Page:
The war on terror is going to be with us for a long time. The underlying challenge is neither religious nor sociological but ideological. Ideologies answer basic human needs - the need to know right from wrong, the need to feel part of a functioning group, the need to feel that life has a purpose.

In the end, you can't beat something with nothing. Whether the West has the ideological strength to respond to a deadly challenge was a question the communists and the Nazis both asked, and al-Qa'ida and its fellow travellers ask it today.

This is where I take a different perspective to the erudite Mr Sheridan. Sadly this war is as much a religous war as it is an ideological one.

The terms good and evil are unequivocal and outside of their use in the realm of rhetoric they are the domain of religion.

Good and evil are not merely words or states of mind they are entities. Our non-religious friends may be disquieted by the notion but it is apparent that our enemy no such qualms.

So while it is necessary and right that we physically fight terrorism in its nest in Afganistan and Iraq, as well as in our backyards (as darling Nicky has said so eloquently just a couple of days ago), the war must also be fought on another front.

So has it really come down to a 'crusade'? Christians against Muslims?

No. Despite the outward manifestation of evil evident in the deaths of more than 100 people this week, for those who are Christian, the theatre of war is where true good and evil resides.

As St Paul wrote to the church at Ephesus (Ephesians Chapter 6 v12):
For we are not contending against flesh and blood, but against the principalities, against the powers, against the world rulers of this present darkness, against the spiritual hosts of wickedness in the heavenly places.

The evil that is done in the name of the religion of Islam must be stopped. These poor misguided fools believe their eternal reward is endless sex with comely virgins.

Even those who are not at all religious would agree that is ludicrious.

So shouldn't it be time for those who call themselves Christians to do as the Bible says and take the whole armor of God, that you may be able to withstand in the evil day, and having done all, to stand?

Those who are practicing evil are not pulling their punches, neither should we.

-- Nora

Why Not Say What You Really Think

Jonah Goldberg makes some excellent points about the reticence of ordinary Muslims in roundly condemning the London terrorism in the name of Islam:

"The scandal wasn't that there was a "backlash" against the Muslim community. It is that there wasn't more of a backlash within the Muslim community. We now know that the attackers were British born and raised Muslims. Yet there's precious little evidence that the Muslim community is eager to turn on the enemy within with any admirable enthusiasm."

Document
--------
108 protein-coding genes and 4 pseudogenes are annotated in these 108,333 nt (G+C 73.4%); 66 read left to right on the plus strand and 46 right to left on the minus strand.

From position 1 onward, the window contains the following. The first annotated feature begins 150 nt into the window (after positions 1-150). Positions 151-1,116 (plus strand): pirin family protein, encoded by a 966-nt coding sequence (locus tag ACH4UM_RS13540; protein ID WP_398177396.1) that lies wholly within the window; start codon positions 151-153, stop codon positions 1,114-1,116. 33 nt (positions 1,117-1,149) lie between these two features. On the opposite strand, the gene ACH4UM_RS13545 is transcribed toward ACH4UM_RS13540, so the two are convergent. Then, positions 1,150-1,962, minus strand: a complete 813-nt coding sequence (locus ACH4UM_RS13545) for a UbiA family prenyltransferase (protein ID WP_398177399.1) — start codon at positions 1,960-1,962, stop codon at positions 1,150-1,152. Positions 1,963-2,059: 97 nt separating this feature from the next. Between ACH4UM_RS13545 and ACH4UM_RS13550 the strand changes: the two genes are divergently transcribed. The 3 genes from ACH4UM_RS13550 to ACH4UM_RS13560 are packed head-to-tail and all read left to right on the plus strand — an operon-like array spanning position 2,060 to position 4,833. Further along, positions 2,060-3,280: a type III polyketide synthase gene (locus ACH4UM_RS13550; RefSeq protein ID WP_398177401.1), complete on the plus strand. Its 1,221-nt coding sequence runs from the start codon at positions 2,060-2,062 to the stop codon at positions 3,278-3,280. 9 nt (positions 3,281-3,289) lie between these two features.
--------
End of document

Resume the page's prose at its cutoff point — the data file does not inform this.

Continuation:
However, in giving the terrorists credit for:

"...the fact that the city was pleasantly empty was perhaps the best proof that the "7/7" murderers had some of their intended effect. This was a Friday in a normally bustling city, and many Londoners simply opted to wait until Monday before trying the bus or subway again."

he appears to have missed the request by British authorities late on the day of the bombings for central London workers to stay home on the Friday so investigators could do their work.

Kathleen Parker also makes some similar points.

-- Nick

Thursday, July 14, 2005

Mr Death Comes About The Reaping

Britons are currently askance at how they came to possess homegrown Islamofascist terrorists and suicide bombers.

However, these types have had fertile soil in which to grow, nourished by a very particular fertiliser.

The saying goes that 'the path to hell is paved with good intentions' and so it is that multiculturalism as an ideology of the West sprouted from attempts to combat the scourge of racism.

No intelligent person can possibly deny that it is inherently unjust to judge another person on the basis of their race (unless, of course, they are French).

However, this was extended over time - rather like the dripping of water on the stone or the raising of the temperature of the water around the frog - to grow first to tolerance of all aspects of behaviour and belief of alien cultures then to mandated embracing of everything from the most benign to the utterly repugant of things and people different.

Multiculturalism in itself is not evil, in fact it is a natural evolution of things. It has brought us the gloriously mongrel culture which is the now astounded - to borrow a phrase of their own: gobsmacked - British and created a culture which calls itself Australian and enjoys everything from line dancing to souvlaki.